I’ve been thinking a lot about judgement lately. Judgement is unfortunately a part of the human condition. For example, people judge my son Z, who has Aspergers all the time,
Other kids say…
Strangers at the grocery store think…
why can’t he behave?
People who see Z mid-meltdown have been overheard commenting…
What’s wrong with that kid?
People judge me too, mainly people I don’t even know, but sometimes it hits closer to home…
The parents at Z’s school…
Why can’t she control her child?
Friends have commented…
I would never allow my child to behave that way!
The outside world judges my life all of the time as a result of Z’s behaviour. It hurts. It is frustrating, disheartening and sad. Are we not all human beings, with happinesses, problems, joys and suffering? The answer to that is yes! Each and every one of us has a burden that we are carrying around. No one’s life is perfect all of the time. Some of us are ill, some have lost someone close to us, some have lost their jobs and are struggling to make ends meet, but we all have something. No one gets through this crazy life unscathed.
There was a very specific moment that occurred in my life 3 years ago that made me vow to not judge anyone ever again and I’d like to share it with you.
This day is very vivid in my mind. J was fighting for his life in the NICU. He was on a lung bypass machine and I honestly didn’t know whether he was going to live. He was only a couple of days old and he was desperately ill. I was struck that day at the unfairness of life. Despite the fact that my baby was hooked up to countless machines and being monitored every second to make sure that he was still breathing, LIFE STILL WENT ON!!! There were groceries to be bought, bills to be paid and another young child to take care of. The world did not stop for my pain. It just went on and on and on like a diabolical merry-go-round and all of the mundane things still had to be tended to. This day in particular, I had to go to Target to fetch some diapers and milk. The absolute lunacy of this almost funny. How dare life go on? It wasn’t fair that I had to be running errands while I was in such horrible turmoil. I just wanted to get in and out as fast as I could because the whole experience was so surreal and painful.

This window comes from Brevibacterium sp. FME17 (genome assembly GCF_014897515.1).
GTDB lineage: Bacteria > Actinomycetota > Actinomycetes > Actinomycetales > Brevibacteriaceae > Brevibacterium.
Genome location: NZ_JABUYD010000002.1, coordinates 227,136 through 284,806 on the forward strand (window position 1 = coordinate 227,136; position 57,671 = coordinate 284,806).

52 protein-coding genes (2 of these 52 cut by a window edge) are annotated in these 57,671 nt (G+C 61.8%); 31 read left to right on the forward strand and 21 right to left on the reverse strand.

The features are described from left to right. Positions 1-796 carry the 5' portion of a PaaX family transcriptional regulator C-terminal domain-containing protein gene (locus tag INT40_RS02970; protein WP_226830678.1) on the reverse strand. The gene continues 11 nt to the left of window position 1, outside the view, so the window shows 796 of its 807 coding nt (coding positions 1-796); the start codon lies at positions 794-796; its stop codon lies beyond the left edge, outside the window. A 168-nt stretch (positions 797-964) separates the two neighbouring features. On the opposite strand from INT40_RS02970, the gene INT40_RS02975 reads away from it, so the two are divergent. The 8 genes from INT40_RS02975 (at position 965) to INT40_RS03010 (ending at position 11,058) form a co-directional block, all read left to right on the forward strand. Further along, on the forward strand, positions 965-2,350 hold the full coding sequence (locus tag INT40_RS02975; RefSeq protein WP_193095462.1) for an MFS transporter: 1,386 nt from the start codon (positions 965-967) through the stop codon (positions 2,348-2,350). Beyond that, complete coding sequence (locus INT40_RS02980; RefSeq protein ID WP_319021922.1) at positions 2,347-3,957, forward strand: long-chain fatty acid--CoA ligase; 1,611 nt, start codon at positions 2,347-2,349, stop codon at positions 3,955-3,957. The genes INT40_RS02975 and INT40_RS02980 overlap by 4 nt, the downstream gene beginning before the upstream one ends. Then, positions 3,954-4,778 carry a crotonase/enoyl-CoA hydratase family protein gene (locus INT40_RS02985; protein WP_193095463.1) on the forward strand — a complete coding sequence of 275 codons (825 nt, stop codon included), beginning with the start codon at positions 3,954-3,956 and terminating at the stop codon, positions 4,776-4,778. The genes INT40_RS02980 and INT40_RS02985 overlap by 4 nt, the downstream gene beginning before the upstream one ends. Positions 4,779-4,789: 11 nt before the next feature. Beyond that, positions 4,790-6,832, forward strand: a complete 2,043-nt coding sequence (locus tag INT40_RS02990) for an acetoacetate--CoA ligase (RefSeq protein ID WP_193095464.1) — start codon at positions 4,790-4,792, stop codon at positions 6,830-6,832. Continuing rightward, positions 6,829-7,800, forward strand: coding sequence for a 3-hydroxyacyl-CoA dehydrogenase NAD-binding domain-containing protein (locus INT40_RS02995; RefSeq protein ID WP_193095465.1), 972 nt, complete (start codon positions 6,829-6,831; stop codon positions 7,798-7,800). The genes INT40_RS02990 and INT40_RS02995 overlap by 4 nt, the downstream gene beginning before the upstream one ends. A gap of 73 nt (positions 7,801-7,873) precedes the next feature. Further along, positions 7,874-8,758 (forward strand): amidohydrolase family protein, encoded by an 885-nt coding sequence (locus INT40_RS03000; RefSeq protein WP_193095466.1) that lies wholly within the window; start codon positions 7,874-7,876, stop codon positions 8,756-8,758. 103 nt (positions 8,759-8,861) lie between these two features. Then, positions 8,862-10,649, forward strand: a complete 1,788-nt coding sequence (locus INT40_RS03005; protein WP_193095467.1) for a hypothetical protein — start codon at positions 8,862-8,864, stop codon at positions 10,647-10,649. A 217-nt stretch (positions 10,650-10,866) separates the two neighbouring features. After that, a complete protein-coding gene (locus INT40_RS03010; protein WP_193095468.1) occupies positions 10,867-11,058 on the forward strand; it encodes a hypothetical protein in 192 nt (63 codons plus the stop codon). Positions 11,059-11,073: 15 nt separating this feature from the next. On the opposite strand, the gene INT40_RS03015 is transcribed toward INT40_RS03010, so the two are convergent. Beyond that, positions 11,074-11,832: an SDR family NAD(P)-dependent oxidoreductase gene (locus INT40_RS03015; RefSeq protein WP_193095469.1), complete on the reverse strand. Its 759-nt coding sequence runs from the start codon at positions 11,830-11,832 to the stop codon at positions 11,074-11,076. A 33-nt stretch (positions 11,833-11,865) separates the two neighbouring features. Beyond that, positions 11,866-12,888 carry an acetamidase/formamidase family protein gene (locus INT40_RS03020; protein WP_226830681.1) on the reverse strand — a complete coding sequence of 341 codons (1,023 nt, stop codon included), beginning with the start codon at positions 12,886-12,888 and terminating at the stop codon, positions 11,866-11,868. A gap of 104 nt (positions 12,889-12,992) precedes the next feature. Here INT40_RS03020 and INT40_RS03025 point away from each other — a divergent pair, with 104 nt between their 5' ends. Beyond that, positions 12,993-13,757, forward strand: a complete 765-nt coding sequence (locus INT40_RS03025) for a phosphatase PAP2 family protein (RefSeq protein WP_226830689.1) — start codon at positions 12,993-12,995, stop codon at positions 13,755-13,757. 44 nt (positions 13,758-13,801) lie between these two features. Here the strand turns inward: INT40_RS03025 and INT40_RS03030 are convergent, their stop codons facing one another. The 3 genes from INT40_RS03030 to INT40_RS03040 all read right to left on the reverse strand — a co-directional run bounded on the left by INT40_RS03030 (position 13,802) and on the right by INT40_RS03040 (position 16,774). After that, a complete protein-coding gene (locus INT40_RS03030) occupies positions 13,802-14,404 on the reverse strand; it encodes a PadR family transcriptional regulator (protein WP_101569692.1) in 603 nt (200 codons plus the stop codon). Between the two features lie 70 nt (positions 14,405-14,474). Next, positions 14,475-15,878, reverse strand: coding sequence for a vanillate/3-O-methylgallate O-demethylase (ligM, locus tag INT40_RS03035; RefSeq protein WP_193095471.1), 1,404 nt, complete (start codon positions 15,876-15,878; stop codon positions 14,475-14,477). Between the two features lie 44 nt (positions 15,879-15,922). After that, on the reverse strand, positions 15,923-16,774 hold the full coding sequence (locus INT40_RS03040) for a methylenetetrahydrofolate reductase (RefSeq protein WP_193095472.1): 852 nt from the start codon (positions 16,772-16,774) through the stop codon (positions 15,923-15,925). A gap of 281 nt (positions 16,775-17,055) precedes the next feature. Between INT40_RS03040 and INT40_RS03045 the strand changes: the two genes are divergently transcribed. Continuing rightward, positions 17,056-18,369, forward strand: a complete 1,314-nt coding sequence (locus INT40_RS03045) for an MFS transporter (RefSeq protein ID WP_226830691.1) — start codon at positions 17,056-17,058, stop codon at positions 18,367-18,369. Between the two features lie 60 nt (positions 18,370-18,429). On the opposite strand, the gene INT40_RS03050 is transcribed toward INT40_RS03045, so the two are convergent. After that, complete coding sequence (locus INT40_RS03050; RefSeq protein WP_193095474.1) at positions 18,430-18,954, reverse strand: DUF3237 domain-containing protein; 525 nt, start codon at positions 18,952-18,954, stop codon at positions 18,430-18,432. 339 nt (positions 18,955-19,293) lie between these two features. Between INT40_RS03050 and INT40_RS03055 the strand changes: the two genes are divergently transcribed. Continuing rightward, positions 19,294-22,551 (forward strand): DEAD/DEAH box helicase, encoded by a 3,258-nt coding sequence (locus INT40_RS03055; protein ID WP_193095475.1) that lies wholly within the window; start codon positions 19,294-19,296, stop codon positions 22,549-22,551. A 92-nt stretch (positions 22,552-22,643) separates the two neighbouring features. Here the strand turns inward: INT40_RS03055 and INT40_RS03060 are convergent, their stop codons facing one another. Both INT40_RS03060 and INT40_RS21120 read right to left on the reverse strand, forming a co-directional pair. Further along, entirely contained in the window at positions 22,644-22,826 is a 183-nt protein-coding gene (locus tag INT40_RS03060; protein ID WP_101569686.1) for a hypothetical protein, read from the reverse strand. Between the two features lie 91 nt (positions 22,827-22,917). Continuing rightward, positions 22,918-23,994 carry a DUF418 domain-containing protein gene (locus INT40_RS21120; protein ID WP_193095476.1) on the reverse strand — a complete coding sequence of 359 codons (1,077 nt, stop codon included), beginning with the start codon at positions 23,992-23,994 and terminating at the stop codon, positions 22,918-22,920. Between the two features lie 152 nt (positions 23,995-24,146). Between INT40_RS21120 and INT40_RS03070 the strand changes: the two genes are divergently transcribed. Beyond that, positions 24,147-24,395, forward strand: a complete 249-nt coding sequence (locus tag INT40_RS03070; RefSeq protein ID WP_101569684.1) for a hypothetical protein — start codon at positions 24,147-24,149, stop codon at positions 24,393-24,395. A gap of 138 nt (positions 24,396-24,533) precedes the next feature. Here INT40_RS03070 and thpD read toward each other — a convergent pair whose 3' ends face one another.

To begin with, I was overwhelmed at the normalcy of it all. Nothing had changed, Target was as it always is, bright and busy with people rushing around tending to the business of life. Every one of them completely oblivious to the magnitude of my pain. One woman even had the audacity to laugh and I remember thinking that I wasn’t sure I remembered how to laugh and even if I did, it was doubtful that I ever would again. I ran in as quickly as I could, got my stuff and was relieved to get to the checkout line. This would be over soon.
As I was standing in line, wondering why Target wasn’t painted black in mourning for my baby, I slowly became aware of the people behind me. It was a young woman and her child. This girl was truly beautiful. She couldn’t have been more than two with long blonde curls and wide innocent blue eyes and she was trying to get my attention. Her mother was holding her and this sweet thing was trying to play peek-a-boo with me. She would look at me, say “hi” and cover her eyes up, giggling all the while. Seeing her was like a knife in my heart.